Sig’d 2009


The evening celebrations of Sig’d at the Jerusalem International Convention Center (Binyanei HaUma) in Jerusalem on November 16th, reflected the presence of the Ethiopian community in Israel as well as their integration into Israeli culture. As one of the few faranji (Ethiopian term for foreigners) present, Midnight East made only one cultural faux pas –utterly failing to recognize three stars from the popular Israeli television show “Kokhav Nolad” (a version of Pop Idol).

The evening of songs, speeches and personal stories clearly demonstrated that the Ethiopian community has become an integral part of Israeli life, in the universities, the military, on stage and even in the government. Just as “Kokhav Nolad” and the Mimuna belong to the body of knowledge that every Israeli somehow “knows” without being taught, Midnight East hopes that the holiday of Sig’d, the traditions, music, stories and history of the Ethiopian Jews will also become an integral part of Israeli culture.



Israela Asago, Shimon and Liron from Kokhav Nolad, along with Netzantet Mekonen, opened the evening with a medley of Israeli songs, accompanied by a wonderful chorus of children. Minister of Culture and Sport, Limor Livnat, expressed her commitment to preserving the cultural traditions of Jews who have come to Israel from different countries and announcing the appointment of Fasil Lagasa, one of the founders of the Ethiopian broadcasting station to the Council for Culture and Arts. This is the first such appointment, one that Livnat plans to follow with more.

Comedian Mareta Baruch entertained the audience, saying that every Israeli pilot she meets claims to have participated in Operation Moses or Operation Solomon. Community leader Roni Akela emphasized the desire of the Ethiopian Jews to come to Israel in order to be full and active members of Israeli society in all its aspects and called for greater representation of the Ethiopian community in Israeli government. A short scene from the play “Teret Teret” introduced a welcome sense of Ethiopian folklore to the evening.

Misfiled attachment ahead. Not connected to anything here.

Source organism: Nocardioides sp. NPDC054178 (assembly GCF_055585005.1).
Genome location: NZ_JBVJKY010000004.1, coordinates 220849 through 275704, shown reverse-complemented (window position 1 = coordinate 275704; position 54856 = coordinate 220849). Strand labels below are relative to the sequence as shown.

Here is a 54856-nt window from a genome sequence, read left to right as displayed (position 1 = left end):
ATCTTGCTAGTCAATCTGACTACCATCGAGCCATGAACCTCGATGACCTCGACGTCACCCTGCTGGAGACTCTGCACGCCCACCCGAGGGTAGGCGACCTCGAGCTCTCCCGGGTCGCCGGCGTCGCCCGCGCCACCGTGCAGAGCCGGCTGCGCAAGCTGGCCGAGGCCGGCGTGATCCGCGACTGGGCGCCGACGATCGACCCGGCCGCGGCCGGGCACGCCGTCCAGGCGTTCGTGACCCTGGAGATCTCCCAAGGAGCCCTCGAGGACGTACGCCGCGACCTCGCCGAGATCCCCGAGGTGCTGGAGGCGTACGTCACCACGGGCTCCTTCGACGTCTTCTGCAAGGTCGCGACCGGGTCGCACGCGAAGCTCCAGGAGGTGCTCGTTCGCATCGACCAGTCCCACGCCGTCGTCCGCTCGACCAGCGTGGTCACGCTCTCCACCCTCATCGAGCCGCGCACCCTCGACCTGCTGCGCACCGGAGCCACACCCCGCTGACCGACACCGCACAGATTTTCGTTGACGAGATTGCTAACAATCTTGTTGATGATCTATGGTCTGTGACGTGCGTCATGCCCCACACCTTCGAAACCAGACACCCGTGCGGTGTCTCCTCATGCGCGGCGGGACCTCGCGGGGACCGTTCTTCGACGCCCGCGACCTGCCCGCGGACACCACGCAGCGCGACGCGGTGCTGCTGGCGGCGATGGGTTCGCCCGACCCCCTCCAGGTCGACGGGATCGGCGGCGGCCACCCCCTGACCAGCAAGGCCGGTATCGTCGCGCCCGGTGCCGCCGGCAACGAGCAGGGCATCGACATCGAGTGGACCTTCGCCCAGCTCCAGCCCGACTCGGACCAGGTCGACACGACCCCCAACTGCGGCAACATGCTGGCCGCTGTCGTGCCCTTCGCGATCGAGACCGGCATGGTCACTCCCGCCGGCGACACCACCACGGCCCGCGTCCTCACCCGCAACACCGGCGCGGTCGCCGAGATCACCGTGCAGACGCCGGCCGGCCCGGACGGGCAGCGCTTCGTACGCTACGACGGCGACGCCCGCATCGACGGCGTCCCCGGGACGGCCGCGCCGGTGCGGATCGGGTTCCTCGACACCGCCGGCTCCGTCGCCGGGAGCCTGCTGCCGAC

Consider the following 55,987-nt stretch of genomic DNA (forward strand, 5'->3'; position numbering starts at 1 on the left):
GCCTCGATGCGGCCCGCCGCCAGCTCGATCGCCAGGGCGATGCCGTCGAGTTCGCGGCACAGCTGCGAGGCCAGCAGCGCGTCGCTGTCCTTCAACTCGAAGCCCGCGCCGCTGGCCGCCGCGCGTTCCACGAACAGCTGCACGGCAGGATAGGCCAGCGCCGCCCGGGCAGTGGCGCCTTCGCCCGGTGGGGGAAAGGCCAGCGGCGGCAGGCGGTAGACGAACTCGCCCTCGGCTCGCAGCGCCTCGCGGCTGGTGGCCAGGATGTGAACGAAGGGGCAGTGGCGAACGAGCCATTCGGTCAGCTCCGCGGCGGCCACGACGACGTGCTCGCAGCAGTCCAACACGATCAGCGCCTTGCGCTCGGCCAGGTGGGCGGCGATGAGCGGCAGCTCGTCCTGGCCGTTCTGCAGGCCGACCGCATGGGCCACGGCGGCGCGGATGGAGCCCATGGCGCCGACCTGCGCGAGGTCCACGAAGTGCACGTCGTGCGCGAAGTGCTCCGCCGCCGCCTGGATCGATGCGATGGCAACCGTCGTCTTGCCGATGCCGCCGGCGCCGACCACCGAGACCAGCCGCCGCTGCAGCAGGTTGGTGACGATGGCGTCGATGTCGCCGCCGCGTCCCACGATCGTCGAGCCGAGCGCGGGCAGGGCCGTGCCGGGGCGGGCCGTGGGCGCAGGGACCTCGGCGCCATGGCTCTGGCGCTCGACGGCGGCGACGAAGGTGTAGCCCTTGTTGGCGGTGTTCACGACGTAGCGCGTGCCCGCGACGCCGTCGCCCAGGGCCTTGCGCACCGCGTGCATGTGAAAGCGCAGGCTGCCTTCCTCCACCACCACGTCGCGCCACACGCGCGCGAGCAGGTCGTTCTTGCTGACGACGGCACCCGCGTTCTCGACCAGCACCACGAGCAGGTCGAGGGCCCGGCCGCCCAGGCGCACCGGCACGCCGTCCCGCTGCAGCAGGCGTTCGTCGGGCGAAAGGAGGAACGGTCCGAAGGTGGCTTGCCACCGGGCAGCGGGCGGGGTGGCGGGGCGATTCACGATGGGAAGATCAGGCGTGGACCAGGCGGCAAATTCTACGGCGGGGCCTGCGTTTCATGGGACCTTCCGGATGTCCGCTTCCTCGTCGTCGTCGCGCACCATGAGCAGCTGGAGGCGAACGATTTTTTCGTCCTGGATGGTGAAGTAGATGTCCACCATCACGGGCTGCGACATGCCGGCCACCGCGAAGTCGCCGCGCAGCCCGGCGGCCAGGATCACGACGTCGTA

This year, the Kessim, the spiritual leaders of the Ethiopian Israeli community decided to dedicate the day to the welfare and release of Gilad Shalit. In the evening’s ceremony, a prayer for Gilad’s safe return was offered by Maneta, who sang “Shir HaMa’a lot” (from Psalms) accompanied by Zvika Hezekias in a dance solo.

Another emotional moment arrived when Mulluseo Mulah, who arrived in Israel from Ethiopia just ten days previously, received an Israeli ID card from Amos Hermon, Chair of the Education Committee of the Jewish Agency. Short films were screened throughout the evening, showing different aspects of the community through personal stories. Lt. Col. Biche, a squadron commander severely injured in the second Lebanon war, came onto the stage and affirmed his pride in being a member of the Ethiopian Israeli community and a soldier in the Nachal corps in the IDF.

Erez, a runner and sound technician who does not let blindness impede him in any way, spoke to the audience, saying, “I can’t see you but I can feel you. I feel the warmth and the hope and the wishes. I will do everything in my power to fulfill the dream and stand on the winner’s platform at the Olympics. Erez placed 5th in the Beijing games and is hoping for a gold medal in London. The rap group “Strong Black Coffee” more than lives up to its name, with an energy and lyrics that can wake up the world. The evening came to a close with everyone singing the Israeli national anthem: Hatikvah (hope).

Image credit: Elizur Reuveni